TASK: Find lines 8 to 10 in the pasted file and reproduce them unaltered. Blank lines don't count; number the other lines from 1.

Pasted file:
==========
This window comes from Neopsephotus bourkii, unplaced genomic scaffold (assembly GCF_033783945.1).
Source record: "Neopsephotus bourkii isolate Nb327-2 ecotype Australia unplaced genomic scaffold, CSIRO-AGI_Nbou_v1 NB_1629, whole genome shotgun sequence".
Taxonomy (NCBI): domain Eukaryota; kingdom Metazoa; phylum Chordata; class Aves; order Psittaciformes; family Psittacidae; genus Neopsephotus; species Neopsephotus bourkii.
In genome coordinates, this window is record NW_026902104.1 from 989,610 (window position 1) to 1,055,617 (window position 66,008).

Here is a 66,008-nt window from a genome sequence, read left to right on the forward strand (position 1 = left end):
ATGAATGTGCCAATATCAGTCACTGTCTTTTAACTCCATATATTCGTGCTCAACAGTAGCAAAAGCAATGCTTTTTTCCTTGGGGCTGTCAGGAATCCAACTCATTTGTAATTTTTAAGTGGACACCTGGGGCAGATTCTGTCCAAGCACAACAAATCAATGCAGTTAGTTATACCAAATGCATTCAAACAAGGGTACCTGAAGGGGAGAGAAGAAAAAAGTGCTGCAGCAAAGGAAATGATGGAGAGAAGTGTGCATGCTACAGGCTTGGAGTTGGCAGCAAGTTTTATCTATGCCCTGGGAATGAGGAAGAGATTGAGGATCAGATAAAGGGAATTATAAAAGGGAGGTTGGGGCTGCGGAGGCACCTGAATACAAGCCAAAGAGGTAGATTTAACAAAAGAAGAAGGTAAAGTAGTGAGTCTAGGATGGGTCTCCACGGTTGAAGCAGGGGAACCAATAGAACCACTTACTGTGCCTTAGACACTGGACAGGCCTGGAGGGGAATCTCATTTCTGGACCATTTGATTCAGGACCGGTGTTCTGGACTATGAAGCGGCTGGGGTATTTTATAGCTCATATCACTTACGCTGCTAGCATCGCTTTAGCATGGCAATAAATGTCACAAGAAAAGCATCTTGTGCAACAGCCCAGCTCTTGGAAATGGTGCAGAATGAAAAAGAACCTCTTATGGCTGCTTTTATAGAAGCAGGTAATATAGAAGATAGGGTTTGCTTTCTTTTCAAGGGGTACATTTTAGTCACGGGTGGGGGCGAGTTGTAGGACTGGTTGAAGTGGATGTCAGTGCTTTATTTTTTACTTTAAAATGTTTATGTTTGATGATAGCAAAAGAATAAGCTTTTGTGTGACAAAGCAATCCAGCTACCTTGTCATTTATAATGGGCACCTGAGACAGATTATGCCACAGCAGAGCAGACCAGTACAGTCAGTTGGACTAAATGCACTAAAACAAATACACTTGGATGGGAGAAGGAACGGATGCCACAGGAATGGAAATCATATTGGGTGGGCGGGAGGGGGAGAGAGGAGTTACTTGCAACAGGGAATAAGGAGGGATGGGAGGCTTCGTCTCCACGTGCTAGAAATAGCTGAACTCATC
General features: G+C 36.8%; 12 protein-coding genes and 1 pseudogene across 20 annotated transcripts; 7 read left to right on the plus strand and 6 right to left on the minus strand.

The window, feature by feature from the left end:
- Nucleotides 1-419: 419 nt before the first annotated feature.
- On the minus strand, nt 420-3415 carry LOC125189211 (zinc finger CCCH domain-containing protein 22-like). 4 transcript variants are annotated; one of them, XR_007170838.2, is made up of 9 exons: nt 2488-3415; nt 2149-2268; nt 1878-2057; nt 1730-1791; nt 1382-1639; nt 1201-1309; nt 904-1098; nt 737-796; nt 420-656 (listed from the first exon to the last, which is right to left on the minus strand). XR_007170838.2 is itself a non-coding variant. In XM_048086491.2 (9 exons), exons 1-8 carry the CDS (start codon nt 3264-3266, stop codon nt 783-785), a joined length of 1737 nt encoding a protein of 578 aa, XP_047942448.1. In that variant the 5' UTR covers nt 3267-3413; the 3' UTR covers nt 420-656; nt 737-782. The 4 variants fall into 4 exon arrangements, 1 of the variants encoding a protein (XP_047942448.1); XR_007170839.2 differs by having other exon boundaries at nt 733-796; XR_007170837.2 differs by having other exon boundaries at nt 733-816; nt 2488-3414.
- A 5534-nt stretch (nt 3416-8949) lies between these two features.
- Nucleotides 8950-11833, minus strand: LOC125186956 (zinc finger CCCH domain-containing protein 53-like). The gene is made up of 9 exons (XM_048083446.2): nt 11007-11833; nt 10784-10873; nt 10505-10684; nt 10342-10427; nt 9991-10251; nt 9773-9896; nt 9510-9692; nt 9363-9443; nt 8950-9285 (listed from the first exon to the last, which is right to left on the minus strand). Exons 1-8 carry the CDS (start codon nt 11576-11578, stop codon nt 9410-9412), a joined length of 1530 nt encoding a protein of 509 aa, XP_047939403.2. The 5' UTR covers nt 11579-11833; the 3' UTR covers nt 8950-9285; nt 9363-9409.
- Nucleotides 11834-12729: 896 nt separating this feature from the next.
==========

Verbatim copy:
The window, feature by feature from the left end:
- Nucleotides 1-419: 419 nt before the first annotated feature.
- On the minus strand, nt 420-3415 carry LOC125189211 (zinc finger CCCH domain-containing protein 22-like). 4 transcript variants are annotated; one of them, XR_007170838.2, is made up of 9 exons: nt 2488-3415; nt 2149-2268; nt 1878-2057; nt 1730-1791; nt 1382-1639; nt 1201-1309; nt 904-1098; nt 737-796; nt 420-656 (listed from the first exon to the last, which is right to left on the minus strand). XR_007170838.2 is itself a non-coding variant. In XM_048086491.2 (9 exons), exons 1-8 carry the CDS (start codon nt 3264-3266, stop codon nt 783-785), a joined length of 1737 nt encoding a protein of 578 aa, XP_047942448.1. In that variant the 5' UTR covers nt 3267-3413; the 3' UTR covers nt 420-656; nt 737-782. The 4 variants fall into 4 exon arrangements, 1 of the variants encoding a protein (XP_047942448.1); XR_007170839.2 differs by having other exon boundaries at nt 733-796; XR_007170837.2 differs by having other exon boundaries at nt 733-816; nt 2488-3414.